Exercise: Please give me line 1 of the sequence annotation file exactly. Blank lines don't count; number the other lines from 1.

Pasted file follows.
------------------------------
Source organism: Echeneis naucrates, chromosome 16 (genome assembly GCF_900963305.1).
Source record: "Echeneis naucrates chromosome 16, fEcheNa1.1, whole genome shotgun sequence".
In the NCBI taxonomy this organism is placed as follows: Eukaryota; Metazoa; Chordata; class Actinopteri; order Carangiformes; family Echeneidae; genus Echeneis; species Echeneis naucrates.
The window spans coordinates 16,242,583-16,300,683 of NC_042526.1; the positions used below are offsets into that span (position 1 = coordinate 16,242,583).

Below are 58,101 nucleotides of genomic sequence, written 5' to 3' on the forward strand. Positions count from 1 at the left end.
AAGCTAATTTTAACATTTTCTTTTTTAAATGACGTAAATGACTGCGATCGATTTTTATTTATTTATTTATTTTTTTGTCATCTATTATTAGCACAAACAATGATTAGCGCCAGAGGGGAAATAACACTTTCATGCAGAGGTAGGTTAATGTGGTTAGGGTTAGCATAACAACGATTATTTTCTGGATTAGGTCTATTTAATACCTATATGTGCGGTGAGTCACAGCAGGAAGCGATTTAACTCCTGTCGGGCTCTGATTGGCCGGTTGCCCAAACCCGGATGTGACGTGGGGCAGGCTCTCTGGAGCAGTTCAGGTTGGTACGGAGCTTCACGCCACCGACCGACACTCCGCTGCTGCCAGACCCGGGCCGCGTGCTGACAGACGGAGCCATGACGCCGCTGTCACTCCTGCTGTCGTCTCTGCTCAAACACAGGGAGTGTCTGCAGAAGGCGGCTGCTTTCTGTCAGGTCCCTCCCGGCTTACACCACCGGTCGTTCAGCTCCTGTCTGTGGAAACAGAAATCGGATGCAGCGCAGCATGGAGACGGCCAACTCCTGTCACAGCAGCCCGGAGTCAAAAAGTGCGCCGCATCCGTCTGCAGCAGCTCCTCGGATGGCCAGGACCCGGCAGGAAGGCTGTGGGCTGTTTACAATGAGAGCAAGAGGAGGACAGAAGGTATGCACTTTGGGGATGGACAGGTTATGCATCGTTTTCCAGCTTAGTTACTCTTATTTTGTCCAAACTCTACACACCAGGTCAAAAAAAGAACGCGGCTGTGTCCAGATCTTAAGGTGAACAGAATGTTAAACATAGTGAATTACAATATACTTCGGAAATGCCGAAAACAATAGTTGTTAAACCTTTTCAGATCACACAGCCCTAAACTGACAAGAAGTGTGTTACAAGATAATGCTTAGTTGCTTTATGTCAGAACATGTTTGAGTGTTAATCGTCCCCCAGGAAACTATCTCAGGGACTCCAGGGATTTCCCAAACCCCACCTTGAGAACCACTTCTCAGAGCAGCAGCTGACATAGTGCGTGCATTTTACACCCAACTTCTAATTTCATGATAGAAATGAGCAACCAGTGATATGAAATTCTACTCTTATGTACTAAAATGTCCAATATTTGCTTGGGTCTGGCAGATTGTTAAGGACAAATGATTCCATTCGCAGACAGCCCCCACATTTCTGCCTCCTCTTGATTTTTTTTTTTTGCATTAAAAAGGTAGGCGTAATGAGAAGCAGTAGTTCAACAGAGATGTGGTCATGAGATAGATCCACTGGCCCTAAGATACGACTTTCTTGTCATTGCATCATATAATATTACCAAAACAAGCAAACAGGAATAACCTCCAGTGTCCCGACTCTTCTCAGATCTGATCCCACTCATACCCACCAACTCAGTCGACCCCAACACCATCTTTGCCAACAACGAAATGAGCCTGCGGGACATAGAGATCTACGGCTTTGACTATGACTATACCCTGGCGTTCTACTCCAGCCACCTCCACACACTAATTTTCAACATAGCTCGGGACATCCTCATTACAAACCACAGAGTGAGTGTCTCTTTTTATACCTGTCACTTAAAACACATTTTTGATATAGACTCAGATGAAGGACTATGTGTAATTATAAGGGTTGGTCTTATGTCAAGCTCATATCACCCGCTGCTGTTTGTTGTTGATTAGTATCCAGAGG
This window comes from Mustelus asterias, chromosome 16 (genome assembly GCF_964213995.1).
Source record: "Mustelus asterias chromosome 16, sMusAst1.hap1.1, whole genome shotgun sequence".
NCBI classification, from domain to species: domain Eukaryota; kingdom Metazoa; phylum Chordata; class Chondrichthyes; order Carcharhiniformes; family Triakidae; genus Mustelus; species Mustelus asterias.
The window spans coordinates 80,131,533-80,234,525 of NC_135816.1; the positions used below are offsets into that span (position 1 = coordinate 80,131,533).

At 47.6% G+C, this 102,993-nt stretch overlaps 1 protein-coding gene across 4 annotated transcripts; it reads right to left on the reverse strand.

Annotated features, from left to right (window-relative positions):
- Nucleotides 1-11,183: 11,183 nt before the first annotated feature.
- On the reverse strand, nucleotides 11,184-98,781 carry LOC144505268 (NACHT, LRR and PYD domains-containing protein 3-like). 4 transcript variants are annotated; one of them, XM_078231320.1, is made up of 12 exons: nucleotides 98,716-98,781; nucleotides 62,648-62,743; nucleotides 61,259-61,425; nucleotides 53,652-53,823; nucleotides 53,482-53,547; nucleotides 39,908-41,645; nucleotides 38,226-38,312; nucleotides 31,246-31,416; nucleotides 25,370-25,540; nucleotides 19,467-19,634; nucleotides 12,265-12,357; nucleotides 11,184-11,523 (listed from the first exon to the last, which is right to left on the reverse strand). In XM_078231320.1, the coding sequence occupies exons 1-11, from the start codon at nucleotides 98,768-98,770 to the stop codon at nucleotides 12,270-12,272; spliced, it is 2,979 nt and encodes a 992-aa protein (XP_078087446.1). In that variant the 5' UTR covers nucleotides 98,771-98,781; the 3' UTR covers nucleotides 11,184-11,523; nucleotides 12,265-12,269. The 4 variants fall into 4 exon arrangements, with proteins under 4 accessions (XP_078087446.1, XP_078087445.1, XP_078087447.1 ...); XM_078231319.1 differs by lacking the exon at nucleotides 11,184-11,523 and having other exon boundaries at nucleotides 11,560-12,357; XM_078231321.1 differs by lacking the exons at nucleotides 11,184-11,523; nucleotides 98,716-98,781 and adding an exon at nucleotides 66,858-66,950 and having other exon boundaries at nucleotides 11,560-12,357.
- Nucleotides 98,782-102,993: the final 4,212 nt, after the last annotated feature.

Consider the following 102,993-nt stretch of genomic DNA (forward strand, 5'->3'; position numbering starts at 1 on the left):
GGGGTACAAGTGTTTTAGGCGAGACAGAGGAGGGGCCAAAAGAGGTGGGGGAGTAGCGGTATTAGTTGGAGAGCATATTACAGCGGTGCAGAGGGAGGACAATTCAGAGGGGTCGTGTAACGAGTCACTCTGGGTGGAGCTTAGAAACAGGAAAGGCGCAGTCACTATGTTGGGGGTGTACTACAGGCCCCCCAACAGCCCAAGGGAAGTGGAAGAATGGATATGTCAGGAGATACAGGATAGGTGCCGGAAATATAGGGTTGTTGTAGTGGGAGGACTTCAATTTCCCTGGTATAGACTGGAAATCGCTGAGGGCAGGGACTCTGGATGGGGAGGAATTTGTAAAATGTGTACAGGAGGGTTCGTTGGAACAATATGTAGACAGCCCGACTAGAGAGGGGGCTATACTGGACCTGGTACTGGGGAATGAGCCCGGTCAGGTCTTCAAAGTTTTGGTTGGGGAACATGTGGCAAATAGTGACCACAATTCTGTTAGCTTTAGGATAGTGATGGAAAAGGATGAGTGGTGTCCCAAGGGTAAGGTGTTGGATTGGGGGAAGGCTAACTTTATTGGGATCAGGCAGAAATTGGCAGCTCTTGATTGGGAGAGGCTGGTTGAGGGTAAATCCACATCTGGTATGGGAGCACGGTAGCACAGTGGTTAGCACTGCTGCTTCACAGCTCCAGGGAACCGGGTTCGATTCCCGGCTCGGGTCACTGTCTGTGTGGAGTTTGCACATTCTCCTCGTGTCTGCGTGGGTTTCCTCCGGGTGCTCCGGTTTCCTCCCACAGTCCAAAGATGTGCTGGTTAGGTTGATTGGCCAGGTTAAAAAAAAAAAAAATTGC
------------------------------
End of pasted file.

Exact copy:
Source organism: Echeneis naucrates, chromosome 16 (genome assembly GCF_900963305.1).